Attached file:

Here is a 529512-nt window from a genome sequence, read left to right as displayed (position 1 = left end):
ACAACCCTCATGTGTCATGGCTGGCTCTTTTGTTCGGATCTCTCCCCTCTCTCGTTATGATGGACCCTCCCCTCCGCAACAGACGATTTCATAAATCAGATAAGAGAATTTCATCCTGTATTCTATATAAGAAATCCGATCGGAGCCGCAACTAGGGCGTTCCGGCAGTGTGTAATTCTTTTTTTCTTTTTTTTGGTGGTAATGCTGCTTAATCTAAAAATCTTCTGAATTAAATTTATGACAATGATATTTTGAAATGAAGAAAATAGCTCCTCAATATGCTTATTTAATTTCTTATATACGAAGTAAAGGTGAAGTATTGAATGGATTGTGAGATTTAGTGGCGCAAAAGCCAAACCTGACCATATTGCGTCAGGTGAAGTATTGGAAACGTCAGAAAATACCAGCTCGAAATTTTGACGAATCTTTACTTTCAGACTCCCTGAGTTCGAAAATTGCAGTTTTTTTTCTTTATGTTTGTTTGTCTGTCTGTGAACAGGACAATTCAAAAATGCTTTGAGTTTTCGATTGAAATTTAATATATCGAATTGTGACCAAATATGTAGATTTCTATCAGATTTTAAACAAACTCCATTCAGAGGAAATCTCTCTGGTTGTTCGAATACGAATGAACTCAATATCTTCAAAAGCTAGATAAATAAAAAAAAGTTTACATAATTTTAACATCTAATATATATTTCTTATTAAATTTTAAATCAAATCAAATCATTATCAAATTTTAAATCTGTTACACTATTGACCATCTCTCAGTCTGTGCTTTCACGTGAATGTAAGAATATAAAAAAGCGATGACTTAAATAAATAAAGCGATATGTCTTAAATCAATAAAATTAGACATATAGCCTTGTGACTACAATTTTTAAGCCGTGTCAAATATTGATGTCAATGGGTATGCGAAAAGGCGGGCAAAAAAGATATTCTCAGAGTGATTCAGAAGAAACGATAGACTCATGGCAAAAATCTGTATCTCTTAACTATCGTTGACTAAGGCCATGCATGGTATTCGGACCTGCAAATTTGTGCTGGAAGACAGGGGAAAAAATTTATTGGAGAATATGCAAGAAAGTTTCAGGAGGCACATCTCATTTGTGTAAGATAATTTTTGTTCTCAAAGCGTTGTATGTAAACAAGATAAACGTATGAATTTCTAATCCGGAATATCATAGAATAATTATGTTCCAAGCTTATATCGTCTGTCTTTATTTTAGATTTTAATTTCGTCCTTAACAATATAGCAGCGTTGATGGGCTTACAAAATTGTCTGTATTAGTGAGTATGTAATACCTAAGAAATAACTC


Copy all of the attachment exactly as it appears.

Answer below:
Here is a 529512-nt window from a genome sequence, read left to right as displayed (position 1 = left end):
ACAACCCTCATGTGTCATGGCTGGCTCTTTTGTTCGGATCTCTCCCCTCTCTCGTTATGATGGACCCTCCCCTCCGCAACAGACGATTTCATAAATCAGATAAGAGAATTTCATCCTGTATTCTATATAAGAAATCCGATCGGAGCCGCAACTAGGGCGTTCCGGCAGTGTGTAATTCTTTTTTTCTTTTTTTTGGTGGTAATGCTGCTTAATCTAAAAATCTTCTGAATTAAATTTATGACAATGATATTTTGAAATGAAGAAAATAGCTCCTCAATATGCTTATTTAATTTCTTATATACGAAGTAAAGGTGAAGTATTGAATGGATTGTGAGATTTAGTGGCGCAAAAGCCAAACCTGACCATATTGCGTCAGGTGAAGTATTGGAAACGTCAGAAAATACCAGCTCGAAATTTTGACGAATCTTTACTTTCAGACTCCCTGAGTTCGAAAATTGCAGTTTTTTTTCTTTATGTTTGTTTGTCTGTCTGTGAACAGGACAATTCAAAAATGCTTTGAGTTTTCGATTGAAATTTAATATATCGAATTGTGACCAAATATGTAGATTTCTATCAGATTTTAAACAAACTCCATTCAGAGGAAATCTCTCTGGTTGTTCGAATACGAATGAACTCAATATCTTCAAAAGCTAGATAAATAAAAAAAAGTTTACATAATTTTAACATCTAATATATATTTCTTATTAAATTTTAAATCAAATCAAATCATTATCAAATTTTAAATCTGTTACACTATTGACCATCTCTCAGTCTGTGCTTTCACGTGAATGTAAGAATATAAAAAAGCGATGACTTAAATAAATAAAGCGATATGTCTTAAATCAATAAAATTAGACATATAGCCTTGTGACTACAATTTTTAAGCCGTGTCAAATATTGATGTCAATGGGTATGCGAAAAGGCGGGCAAAAAAGATATTCTCAGAGTGATTCAGAAGAAACGATAGACTCATGGCAAAAATCTGTATCTCTTAACTATCGTTGACTAAGGCCATGCATGGTATTCGGACCTGCAAATTTGTGCTGGAAGACAGGGGAAAAAATTTATTGGAGAATATGCAAGAAAGTTTCAGGAGGCACATCTCATTTGTGTAAGATAATTTTTGTTCTCAAAGCGTTGTATGTAAACAAGATAAACGTATGAATTTCTAATCCGGAATATCATAGAATAATTATGTTCCAAGCTTATATCGTCTGTCTTTATTTTAGATTTTAATTTCGTCCTTAACAATATAGCAGCGTTGATGGGCTTACAAAATTGTCTGTATTAGTGAGTATGTAATACCTAAGAAATAACTC